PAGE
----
First and foremost, I must admit that this is a rather different kind of article for me and this website in general. Not only because it's my first article in English in more than a decade, neither the fact that it crosses a line I have established long ago of only writing about Brazilian music projects. It's different mainly because it is about an album that hit me close to home during a delicate time in my life, making this piece a deeply personal and affectionate one.
It took me almost three years to find out about Black Sea Dahu's debut album since its release, and that only happened thanks to the wonderful Léo Norbim (also a brilliantly sensitive singer and songwriter in his own right). Norbim's appreciation for the Swiss collective came in the form of precisely built comments about the level of craftsmanship and tenderness perceived in their work, leading to some of their songs becoming a recurring presence in my daily playlist. Recently, after a new round of listening sessions enabled by a downtime, I came to a new level of appreciation towards the staggering White Creatures, finding myself awestruck and compelled to write about it.
Originally released in 2018, this folk album that can be described as a shockingly powerful and articulate work about the intersection that exists between Love and Grief, as well as the chaotic myriad of unspoken feelings coming in tow after the end of a relationship. From the instrumental intro until its gut-wrenching conclusion, White Creatures constantly distinguishes itself among its peers because of an admirable balance between cohesive arrangements, a clear-cut aesthetic and a visceral approach towards subjects like loss, loneliness and longing.
Featuring eight excellent tracks, the record starts catching a breath with the aforesaid instrumental introduction only to storm out the listener's mind and heart with its thoughtful title track - whose first stanza declares everything you need to know about where things are going - followed by a sequence that shifts between moments of disquieting anguish (The Core), careful self-evaluation (Take Stock of What I Have), resentful skepticism (Pure) and resigned realisation (In Case I Fall for You, My Dear), culminating in a final moment that sums everything up in spectacular and thoroughly emotional fashion.
Permeated by a strong sense of introspection, White Creatures presents itself as an intense and intimate experience without resorting to be an assault on the senses. Each song makes the listener feel not only highly specific moods, but the complex nature of the feelings it presents (like self-doubt, resilience and counterintuitive affection) with competence and grace. The final result is a closely-knit and skillfully carried out album that employs its lean musicality and lyrical density to immerse the listener and leave a lingering impression long after it comes to an end.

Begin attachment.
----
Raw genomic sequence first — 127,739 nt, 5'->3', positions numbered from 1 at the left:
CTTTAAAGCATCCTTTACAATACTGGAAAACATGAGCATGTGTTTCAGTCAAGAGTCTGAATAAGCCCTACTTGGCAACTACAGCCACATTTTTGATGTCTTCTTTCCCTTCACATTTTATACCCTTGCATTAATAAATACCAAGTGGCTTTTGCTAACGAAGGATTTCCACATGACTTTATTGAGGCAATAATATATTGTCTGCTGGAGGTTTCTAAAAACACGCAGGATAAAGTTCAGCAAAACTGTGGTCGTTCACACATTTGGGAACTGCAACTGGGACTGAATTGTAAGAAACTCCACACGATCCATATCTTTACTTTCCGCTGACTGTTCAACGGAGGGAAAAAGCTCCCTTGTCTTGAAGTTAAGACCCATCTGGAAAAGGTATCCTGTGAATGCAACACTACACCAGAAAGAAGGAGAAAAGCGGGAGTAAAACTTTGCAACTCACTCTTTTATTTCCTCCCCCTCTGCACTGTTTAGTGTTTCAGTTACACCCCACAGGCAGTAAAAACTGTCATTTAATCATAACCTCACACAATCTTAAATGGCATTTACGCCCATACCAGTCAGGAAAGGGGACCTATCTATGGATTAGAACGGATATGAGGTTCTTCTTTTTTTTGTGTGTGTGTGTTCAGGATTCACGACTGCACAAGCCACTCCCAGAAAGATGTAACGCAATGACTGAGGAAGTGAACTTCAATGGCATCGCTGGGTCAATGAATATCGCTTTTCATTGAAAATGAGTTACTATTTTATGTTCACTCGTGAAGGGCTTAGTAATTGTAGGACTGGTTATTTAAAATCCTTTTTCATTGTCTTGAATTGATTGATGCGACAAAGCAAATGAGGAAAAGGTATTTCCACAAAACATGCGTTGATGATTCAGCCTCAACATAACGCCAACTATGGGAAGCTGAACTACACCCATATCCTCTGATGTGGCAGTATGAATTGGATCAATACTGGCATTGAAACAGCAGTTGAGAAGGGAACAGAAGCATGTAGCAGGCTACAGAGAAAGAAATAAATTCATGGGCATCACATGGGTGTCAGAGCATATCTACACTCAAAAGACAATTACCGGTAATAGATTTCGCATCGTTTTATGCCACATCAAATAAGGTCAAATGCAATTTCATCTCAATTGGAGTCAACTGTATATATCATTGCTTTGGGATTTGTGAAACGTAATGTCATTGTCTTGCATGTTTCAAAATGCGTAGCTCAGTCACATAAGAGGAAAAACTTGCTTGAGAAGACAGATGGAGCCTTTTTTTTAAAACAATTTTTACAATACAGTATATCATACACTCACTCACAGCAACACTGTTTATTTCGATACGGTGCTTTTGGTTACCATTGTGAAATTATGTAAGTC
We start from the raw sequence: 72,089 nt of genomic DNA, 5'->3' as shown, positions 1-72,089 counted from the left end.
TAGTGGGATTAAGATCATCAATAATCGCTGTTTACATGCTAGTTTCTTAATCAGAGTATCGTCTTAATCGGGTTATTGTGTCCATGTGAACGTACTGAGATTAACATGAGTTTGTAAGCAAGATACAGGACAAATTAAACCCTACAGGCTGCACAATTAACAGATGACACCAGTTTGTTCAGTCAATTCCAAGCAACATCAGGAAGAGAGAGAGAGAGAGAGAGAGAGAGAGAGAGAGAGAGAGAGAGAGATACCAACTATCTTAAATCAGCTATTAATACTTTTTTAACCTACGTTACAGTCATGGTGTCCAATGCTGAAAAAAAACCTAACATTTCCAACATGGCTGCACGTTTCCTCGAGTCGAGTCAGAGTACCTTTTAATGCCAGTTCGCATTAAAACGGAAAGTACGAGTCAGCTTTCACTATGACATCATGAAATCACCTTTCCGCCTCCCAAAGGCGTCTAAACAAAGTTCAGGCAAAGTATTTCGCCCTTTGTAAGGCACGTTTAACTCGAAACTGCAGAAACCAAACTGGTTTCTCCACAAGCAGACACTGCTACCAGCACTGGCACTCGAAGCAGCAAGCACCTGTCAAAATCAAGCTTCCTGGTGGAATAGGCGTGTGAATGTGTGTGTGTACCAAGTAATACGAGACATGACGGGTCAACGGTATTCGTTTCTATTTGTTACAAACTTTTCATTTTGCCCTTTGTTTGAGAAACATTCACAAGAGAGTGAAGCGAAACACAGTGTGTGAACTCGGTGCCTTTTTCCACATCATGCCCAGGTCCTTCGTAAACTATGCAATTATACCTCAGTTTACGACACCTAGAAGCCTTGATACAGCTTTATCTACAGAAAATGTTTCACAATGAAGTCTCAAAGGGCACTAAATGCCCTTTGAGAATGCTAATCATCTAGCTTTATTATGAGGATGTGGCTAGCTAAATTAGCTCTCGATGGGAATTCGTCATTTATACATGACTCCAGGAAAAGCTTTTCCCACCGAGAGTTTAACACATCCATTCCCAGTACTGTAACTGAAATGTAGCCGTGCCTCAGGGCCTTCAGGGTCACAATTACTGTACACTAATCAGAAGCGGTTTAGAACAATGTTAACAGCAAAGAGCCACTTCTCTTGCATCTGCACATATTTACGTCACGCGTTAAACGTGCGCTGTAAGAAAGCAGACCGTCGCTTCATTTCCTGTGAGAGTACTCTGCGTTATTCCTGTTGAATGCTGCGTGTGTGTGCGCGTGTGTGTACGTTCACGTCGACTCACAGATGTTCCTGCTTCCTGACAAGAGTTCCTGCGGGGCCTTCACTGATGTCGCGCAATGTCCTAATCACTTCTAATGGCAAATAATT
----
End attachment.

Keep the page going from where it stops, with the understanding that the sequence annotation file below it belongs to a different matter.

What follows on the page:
Although I could spend a few more paragraphs discussing the musical prowess of those involved and the overall quality of the album, I feel obliged to talk about the stunning work of Janine Cathrein (the mastermind behind Black Sea Dahu) as a singer, songwriter and auteur: Filling each of her lyrics and performances with an immense amount of rawness and depth, as well as warmth and delicacy, Cathrein shows a towering authorial voice that comes from an acute level of intelligence and candor. Her hoarse tone and soulful delivery are central to characterize her work as nothing short of jaw-dropping, as heard on the album's closing and best track, the devastating Big Mouth.
One of the most heart-shattering farewell messages I ever came across in my whole life, Big Mouth develops as a deeply sorrowful lullaby that sums up every single emotion addressed in the previous tracks and culminates in a soul-baring confession. This particular moment brings the album full circle and wraps everything up with such beauty and bittersweetness that's hard to properly describe. It's a masterful piece of music, and Cathrein's way of singing, as if she's lost for words until bursting in the aforesaid confession, is the icing on the cake.
Brilliantly executed, profoundly touching and conceptually well-rounded, White Creatures fulfills its goals with elegance and distinctiveness, being not only one of the best calling cards for a music project I've seen over the last five years, but a truly affecting labor of love that resonated with me in more ways that I can tell. And because of that, I happily allow myself to break my own rule in face of such a special work. Mandatory recommendation.